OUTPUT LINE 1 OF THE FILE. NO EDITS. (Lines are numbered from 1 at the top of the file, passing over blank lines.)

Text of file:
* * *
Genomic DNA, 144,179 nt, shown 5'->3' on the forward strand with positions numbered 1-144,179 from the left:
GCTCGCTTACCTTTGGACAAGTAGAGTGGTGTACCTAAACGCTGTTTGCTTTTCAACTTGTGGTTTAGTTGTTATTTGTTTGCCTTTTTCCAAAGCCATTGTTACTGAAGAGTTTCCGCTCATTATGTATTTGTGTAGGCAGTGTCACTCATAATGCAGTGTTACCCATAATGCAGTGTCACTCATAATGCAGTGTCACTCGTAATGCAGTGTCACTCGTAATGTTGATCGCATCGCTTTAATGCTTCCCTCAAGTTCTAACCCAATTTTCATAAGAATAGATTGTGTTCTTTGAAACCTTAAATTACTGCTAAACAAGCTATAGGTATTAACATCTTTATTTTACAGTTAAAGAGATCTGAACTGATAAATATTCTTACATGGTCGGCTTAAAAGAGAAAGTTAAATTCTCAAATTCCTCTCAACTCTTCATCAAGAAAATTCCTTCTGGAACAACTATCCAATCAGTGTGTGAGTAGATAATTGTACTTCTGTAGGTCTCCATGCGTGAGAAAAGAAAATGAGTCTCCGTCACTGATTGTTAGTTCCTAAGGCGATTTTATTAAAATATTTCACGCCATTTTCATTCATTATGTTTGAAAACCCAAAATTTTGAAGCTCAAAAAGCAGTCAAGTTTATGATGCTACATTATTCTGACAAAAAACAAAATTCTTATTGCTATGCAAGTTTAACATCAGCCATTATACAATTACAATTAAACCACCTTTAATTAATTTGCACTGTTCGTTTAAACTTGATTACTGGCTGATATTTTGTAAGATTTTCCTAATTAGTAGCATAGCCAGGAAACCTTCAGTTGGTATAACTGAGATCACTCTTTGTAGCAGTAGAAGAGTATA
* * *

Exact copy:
Genomic DNA, 144,179 nt, shown 5'->3' on the forward strand with positions numbered 1-144,179 from the left: